Moreover, DNOs target both installers and residential customers on connection journeys, thus creating confusion over who owns which step in a journey.

These results reveal opportunities to simplify overly complicated processes. By integrating journeys, simplifying processes and prioritizing clarity, DNOs can improve customers’ connection experiences.

Measuring customer experience heuristics

The second category that analysts reviewed was the overall customer experience, based on digital best practices. The criteria that they considered were:

Intuitiveness: The digital service makes it easy to navigate, find information and complete tasks.

Contextual Messaging: The digital service guides decision-making and uses data intelligently to improve the experience.

Connected Experience: Customers can easily move across devices and channels to pick up last-accessed progress.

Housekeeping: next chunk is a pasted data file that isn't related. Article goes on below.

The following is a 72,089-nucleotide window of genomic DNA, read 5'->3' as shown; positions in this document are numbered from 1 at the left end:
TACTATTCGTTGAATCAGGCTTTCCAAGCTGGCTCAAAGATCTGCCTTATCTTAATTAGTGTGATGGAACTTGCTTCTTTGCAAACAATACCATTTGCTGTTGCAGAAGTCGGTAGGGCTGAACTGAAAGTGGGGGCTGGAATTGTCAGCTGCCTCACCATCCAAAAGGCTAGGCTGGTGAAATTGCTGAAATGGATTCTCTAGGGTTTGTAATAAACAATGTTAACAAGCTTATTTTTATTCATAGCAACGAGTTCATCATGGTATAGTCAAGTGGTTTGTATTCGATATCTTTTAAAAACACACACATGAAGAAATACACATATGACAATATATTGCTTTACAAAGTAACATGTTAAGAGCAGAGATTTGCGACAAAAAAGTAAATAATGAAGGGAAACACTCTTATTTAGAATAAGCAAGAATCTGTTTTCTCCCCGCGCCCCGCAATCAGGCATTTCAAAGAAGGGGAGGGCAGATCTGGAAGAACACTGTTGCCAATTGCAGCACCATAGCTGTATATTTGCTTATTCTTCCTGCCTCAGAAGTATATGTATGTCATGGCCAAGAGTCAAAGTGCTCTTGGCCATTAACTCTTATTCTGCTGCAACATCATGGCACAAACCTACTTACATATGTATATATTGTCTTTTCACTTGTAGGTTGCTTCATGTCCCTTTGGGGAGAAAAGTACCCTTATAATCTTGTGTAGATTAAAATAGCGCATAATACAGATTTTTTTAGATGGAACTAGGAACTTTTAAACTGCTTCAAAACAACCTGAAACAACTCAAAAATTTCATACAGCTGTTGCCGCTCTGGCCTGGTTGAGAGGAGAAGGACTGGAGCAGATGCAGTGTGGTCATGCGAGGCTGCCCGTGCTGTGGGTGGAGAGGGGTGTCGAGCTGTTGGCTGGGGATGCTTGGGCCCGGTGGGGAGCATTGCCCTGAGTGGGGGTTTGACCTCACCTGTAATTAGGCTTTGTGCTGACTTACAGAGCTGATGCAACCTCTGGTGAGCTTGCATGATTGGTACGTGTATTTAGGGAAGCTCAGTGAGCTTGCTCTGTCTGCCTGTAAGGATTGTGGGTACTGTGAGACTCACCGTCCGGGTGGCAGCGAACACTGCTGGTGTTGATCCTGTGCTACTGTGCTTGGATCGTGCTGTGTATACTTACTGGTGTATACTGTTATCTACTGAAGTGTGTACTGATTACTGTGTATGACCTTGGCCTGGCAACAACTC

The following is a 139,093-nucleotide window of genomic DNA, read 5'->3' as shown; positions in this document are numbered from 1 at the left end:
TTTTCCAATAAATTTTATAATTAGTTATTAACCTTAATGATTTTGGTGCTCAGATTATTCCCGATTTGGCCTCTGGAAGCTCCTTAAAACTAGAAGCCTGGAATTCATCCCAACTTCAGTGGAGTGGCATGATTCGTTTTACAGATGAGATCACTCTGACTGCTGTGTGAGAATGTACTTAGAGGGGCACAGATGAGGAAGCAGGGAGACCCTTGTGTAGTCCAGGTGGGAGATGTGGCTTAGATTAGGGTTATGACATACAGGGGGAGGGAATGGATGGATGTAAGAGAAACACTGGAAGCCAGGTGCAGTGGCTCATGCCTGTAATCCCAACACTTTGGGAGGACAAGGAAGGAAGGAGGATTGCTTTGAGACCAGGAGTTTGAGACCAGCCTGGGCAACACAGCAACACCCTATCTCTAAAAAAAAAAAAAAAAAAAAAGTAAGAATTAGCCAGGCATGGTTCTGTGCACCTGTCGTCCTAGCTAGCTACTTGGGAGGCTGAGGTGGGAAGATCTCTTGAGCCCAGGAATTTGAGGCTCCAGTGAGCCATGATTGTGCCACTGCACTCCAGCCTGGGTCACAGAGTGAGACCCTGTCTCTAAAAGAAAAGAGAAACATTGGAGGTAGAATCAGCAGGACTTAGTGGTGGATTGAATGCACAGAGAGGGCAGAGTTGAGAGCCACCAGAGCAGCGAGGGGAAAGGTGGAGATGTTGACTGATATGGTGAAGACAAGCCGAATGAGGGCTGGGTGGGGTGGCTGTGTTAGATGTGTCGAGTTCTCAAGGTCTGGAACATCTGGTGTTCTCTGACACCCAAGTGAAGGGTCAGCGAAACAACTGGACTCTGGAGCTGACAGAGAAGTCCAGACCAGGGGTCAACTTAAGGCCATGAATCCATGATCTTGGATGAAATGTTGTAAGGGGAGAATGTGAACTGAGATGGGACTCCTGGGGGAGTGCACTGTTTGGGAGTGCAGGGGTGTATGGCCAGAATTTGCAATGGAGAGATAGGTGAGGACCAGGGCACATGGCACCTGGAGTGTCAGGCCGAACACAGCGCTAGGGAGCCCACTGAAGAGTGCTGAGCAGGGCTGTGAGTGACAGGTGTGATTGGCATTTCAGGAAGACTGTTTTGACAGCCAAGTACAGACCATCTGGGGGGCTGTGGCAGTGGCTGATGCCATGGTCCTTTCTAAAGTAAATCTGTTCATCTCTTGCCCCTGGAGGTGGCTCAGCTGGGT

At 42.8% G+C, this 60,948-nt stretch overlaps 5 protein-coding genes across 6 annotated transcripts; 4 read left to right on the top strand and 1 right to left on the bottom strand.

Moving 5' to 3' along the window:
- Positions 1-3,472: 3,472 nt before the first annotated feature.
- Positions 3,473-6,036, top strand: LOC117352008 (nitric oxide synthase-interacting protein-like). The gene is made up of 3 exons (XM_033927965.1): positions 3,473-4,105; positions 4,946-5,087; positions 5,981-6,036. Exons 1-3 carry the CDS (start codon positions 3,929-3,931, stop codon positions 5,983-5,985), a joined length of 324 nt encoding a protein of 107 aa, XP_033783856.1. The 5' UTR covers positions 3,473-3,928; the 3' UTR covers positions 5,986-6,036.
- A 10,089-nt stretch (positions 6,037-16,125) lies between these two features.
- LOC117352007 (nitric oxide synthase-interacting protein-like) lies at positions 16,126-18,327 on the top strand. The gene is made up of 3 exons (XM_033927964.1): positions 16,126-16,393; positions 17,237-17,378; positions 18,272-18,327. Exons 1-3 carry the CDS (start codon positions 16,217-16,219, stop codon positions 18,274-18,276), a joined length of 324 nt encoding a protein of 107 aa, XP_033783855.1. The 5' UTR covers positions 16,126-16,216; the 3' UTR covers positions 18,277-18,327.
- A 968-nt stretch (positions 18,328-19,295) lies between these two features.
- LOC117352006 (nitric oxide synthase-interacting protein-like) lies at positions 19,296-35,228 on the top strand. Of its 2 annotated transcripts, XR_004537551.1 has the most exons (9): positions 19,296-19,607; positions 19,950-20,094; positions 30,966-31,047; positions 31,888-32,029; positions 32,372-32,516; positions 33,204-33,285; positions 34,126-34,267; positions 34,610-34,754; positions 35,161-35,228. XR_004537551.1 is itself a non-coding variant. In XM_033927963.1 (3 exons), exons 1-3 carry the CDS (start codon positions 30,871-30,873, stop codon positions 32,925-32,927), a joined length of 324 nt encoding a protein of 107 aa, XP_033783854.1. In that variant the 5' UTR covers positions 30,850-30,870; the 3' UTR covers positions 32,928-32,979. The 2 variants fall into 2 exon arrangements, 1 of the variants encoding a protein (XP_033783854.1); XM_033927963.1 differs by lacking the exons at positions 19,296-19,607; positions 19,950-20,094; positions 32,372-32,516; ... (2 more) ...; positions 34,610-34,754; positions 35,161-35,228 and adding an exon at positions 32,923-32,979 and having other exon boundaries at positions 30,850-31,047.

Support & Self-Service: Customers can self-service their needs online and easily access additional help when necessary.

  • intuitiveness is the top category for DNOs

    Figure 3: Average scores for customer experience category

Analysts scored each criterion on a scale of one to five and considered everything from the ease with which customers access online forms to the clarity of calls-to-action and the utilization of third parties to gather installation information effectively.

Again, UKPN received the highest marks. Overall, DNOs performed strongest in Intuitiveness and Support & Self-Service, since most websites exhibit a modern interface with easily accessible contact information.